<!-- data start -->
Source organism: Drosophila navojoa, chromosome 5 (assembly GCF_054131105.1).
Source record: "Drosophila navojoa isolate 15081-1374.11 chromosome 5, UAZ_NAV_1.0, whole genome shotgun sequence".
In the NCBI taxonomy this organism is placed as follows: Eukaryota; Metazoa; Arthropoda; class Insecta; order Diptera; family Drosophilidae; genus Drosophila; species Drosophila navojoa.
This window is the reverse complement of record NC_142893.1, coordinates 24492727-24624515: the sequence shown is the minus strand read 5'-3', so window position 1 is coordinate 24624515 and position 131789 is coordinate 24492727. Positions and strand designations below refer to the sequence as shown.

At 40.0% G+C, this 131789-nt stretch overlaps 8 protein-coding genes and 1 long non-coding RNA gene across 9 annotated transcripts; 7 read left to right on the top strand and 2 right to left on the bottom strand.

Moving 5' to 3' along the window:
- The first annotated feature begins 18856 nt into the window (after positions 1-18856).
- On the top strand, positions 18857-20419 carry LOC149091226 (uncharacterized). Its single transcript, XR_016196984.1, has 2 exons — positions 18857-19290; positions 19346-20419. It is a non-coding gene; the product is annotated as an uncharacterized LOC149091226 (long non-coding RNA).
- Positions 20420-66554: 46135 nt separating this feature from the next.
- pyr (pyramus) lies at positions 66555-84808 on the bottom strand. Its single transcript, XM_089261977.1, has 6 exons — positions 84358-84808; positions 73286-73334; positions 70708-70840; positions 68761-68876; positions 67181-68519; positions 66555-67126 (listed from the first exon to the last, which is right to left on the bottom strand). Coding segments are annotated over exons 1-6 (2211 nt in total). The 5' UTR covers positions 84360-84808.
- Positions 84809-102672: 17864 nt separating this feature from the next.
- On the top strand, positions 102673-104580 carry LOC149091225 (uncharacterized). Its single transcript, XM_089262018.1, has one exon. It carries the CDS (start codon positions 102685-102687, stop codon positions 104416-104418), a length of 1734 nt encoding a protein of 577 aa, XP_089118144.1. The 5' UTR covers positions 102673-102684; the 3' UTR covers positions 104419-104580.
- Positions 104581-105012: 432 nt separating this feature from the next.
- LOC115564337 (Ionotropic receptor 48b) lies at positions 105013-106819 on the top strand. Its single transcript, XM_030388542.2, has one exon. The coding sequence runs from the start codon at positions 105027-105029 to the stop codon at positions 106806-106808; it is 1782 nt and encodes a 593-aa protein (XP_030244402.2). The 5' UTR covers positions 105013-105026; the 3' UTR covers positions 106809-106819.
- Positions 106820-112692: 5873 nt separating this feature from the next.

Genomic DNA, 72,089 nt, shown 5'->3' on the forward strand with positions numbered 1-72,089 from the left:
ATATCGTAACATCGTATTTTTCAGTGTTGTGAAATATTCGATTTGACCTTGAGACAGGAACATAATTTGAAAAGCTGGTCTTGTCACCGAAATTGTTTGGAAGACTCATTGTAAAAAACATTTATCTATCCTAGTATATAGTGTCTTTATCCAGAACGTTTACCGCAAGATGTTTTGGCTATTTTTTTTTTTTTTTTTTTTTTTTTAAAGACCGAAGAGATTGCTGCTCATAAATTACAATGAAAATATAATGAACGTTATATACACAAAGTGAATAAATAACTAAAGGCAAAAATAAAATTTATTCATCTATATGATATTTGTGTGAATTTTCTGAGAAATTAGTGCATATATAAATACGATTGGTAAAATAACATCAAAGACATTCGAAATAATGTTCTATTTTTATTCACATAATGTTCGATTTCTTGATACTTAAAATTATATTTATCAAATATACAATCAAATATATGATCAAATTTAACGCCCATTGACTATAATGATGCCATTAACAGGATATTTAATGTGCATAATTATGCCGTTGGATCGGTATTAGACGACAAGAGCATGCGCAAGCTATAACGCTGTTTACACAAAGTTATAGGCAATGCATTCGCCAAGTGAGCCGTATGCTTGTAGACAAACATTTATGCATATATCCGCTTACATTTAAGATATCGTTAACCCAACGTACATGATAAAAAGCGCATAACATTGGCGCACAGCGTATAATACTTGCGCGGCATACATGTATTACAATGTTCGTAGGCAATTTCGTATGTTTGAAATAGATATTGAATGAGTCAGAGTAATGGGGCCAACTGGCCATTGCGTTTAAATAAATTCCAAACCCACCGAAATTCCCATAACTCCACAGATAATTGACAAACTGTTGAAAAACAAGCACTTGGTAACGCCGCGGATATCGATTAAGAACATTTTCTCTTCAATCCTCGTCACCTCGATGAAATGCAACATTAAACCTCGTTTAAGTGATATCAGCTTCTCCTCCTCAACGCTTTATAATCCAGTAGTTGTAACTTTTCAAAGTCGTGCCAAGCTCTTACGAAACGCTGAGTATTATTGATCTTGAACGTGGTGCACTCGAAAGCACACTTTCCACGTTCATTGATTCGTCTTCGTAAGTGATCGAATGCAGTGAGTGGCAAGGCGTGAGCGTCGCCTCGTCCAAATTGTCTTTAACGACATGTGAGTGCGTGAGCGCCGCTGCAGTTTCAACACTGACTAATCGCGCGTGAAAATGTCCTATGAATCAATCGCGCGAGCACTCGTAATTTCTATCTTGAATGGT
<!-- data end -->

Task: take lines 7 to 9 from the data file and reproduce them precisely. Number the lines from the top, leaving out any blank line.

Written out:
- The first annotated feature begins 18856 nt into the window (after positions 1-18856).
- On the top strand, positions 18857-20419 carry LOC149091226 (uncharacterized). Its single transcript, XR_016196984.1, has 2 exons — positions 18857-19290; positions 19346-20419. It is a non-coding gene; the product is annotated as an uncharacterized LOC149091226 (long non-coding RNA).
- Positions 20420-66554: 46135 nt separating this feature from the next.